Writing skills are valuable assets that students will use throughout their lives. As parents and teachers, we know that motivating them to write isn’t always easy. Realistic stories involve students in the writing process. Most boys and girls can think of situations that happened or could have happened in real life, but they need guidance to develop stories. Once they understand the elements, students typically enjoy creating realistic fiction. It takes several days-even weeks-for effective, realistic stories to emerge.
Introduce the realistic fiction genre. Read a realistic-fiction story to the class. Keep it simple. Discuss the elements of the story. Post them in the classroom as a visual cue.
As a class, brainstorm problems or dilemmas that might occur in real life. Tell students to think of their own problems or those of their friends, relatives, neighbors and classmates. Give their creative juices a jump start.
Ask students to plan their individual stories. They will just jot down notes and ideas. They might outline more than one possible story. Encourage them to continually make changes as new thoughts pop into their heads. Talk them through the following elements:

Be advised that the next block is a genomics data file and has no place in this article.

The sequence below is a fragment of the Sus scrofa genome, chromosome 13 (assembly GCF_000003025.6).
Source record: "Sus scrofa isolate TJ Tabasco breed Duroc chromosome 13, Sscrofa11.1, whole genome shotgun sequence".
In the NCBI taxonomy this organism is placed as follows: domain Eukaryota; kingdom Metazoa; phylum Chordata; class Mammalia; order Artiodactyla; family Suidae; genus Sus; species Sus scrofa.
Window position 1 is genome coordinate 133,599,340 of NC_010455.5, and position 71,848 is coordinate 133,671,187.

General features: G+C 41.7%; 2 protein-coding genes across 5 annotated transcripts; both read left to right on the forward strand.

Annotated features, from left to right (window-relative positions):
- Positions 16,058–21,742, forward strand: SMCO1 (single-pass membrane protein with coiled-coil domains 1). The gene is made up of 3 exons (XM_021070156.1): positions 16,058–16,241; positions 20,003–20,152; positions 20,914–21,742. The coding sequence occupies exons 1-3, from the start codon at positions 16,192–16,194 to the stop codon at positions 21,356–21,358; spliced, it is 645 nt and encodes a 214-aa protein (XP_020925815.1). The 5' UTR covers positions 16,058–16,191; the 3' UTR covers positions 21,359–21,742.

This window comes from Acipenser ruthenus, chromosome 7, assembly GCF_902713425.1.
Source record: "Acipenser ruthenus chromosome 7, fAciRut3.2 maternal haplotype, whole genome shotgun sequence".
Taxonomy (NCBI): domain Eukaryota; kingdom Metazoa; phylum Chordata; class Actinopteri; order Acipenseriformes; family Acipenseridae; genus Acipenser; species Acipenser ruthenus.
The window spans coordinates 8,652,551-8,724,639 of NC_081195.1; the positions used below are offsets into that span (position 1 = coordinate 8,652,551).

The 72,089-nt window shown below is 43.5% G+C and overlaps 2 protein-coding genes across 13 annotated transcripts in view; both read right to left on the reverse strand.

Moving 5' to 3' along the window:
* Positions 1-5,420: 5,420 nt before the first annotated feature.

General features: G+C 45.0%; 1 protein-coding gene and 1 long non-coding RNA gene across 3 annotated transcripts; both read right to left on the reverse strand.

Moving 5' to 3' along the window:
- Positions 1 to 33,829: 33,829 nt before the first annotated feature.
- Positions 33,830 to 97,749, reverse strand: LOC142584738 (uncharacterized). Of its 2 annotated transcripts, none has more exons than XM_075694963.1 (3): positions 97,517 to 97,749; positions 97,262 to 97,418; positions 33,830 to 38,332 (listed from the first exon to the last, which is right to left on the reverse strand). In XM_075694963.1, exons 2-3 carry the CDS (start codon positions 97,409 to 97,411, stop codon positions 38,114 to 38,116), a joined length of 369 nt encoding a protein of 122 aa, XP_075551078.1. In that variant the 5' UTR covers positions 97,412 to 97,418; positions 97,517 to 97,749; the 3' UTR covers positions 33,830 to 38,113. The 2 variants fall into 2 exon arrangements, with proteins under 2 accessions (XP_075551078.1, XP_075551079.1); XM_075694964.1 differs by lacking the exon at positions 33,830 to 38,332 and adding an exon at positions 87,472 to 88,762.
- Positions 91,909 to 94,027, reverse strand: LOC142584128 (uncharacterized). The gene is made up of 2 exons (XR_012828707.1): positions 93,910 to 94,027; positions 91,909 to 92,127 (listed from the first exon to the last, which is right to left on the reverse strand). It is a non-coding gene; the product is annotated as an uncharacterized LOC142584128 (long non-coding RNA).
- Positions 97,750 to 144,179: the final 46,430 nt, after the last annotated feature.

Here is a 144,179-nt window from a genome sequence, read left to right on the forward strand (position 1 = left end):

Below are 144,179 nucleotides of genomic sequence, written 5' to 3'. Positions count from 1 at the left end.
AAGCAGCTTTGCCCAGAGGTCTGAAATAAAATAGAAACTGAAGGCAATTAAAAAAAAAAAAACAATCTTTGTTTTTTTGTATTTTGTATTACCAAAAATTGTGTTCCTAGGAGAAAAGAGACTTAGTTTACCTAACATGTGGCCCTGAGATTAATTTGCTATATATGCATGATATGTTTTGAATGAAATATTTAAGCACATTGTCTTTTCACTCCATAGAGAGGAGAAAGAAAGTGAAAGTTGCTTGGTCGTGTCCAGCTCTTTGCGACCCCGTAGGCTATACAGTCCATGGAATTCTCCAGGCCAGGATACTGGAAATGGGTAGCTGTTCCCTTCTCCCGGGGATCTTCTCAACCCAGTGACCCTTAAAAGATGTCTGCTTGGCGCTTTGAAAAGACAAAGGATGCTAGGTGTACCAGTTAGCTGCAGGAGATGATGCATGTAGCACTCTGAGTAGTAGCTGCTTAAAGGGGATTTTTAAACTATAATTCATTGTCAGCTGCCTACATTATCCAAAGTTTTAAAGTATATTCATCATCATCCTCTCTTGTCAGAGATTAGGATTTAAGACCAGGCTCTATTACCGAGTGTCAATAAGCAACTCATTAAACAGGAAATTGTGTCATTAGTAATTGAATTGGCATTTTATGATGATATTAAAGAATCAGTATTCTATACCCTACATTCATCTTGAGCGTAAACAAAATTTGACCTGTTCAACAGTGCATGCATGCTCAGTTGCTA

Main Character: Make the character seem as though he’s real. Maybe he’ll be based on someone you really know. How old will your character be? What’s his name? How does he look and act? Dialogue will help bring the character to life.
Setting: Where and when will this story take place? It will probably be modern and familiar.
Problem: Come up with a convincing dilemma.
Scenes: What are some of the things your character might try in order to solve the problem?
Purpose: Decide on the emotion. Are you going to have a funny, scary or sad story?
Place students in pairs or small “talk” groups. Each individual tells the other group members her story plan. This will help her to develop the ideas and put them in sequence. Group members can offer valuable input.
Students write their first drafts in three sections:.
The beginning: Open with dialogue, description, a question, an introduction to the main character, or some background information. The beginning should be entertaining and make the reader want to continue.
The middle: The character should go through some changes. Maybe she’s thinking, worrying, or fighting. Incorporate two or three actions into the plot.
The end: Can the problem be solved? Maybe…maybe not. That’s okay, but the character should grow or change in some way.
Encourage students to improve their stories. Talk to them about your own writing. Let them know that you sometimes rewrite a story ten or more times…and you could still make changes even then. Teach them to add more dialogue and to check grammar and spelling. Is the story well-paced? Could a reader picture the character and the action? Working with a partner is very helpful at this point.
The final step is publishing. This is where students write their final drafts. Perhaps they can visit younger boys and girls and share their realistic fiction stories.
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